Tips For Starting an Online Business
How does an online business differ from a brick-and-mortar one? In some ways, not much at all. In other ways, it differs a great deal. For example, you’ll need to build trust with customers and clients you may never meet face to face. You’ll also need to be particularly savvy about the use of social media, search engine optimization and tracking your digital marketing strategies. You can get your online business up and running with the tips below.
Think Digital Footfall
Most companies need at least a minimal web presence these days while some will have a dedicated digital marketing strategy and team. However, in your case, you will primarily be relying on your online presence. For you, footfall means not potential customers passing your store but the people who might wander past you online. However, unlike brick-and-mortar businesses, no one ever has to walk past your storefront, meaning that you will need to come up with ways to make yourself visible to others before they first visit your website. This could mean establishing a presence on social media platforms, writing guest posts on blogs and creating content on your site that is optimized for high search engine ranking so that people know you’re out there.
Have Your Cashflow
One of the best things about starting an online business is that in many cases, you don’t have to spend much more than the cost of a domain to set up shop. However, the truth is, you nearly always have to spend money to make money, and you can operate more effectively if you aren’t on a shoestring budget. You can dip into your savings to help support your endeavors, or there might be other options. For example, did you know that you could potentially sell your life insurance policy for cash? Use a life settlement calculator to find out how much your policy is worth. This could potentially be enough to fund your entire business and keep you afloat for a while.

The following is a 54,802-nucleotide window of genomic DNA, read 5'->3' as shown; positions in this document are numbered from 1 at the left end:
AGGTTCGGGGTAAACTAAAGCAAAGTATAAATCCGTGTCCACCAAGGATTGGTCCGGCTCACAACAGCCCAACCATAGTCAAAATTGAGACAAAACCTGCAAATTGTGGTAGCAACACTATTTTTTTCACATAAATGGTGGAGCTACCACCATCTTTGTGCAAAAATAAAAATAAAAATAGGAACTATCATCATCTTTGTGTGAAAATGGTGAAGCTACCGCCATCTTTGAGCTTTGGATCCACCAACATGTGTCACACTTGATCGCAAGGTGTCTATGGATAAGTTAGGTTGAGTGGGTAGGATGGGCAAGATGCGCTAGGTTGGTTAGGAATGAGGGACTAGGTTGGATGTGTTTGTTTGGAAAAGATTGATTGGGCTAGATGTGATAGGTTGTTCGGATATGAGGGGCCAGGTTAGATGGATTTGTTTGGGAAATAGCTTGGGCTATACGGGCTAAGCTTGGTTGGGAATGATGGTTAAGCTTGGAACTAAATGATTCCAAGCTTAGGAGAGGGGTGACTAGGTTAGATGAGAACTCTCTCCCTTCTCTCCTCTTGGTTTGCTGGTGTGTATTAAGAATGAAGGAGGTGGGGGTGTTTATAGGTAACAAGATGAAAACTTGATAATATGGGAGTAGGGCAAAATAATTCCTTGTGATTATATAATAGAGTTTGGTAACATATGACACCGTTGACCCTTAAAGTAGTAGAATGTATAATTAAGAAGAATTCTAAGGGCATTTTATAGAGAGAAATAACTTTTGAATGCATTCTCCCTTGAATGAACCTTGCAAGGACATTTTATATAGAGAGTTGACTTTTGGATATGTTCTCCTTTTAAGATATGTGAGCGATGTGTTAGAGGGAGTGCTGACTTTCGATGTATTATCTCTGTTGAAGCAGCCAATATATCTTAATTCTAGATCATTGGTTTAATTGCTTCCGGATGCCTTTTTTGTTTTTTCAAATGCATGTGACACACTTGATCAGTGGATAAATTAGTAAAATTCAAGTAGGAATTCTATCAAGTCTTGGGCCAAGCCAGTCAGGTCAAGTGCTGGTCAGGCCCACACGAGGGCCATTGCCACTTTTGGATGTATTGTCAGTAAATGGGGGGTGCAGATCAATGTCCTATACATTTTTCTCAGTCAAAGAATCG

Be Social Media Savvy
You can pay other people to handle social media if you prefer, and you should do so if you really don’t know anything about how to succeed on these platforms and what pitfalls you should avoid. However, whether you are going to manage the social media accounts yourself or turn them over to someone else, you should still have a good broad sense of what does and doesn’t work and what your policies will be. For example, it’s generally a big mistake to get into a big argument with a customer over a bad review. Instead, you should try to turn this into an opportunity to show your excellent customer service skills. On the other hand, what if someone launches an angry social media campaign against you? This is not uncommon, and you should have a crisis plan in place if this occurs that will help minimize any damage.
Use Tools for Measurable Results
There are myriad tools that can help you track customer behavior and what types of marketing they respond to. Be sure to use them, because this will provide you with the solid data that you need in order to assess which approaches are working best and which ones aren’t working at all.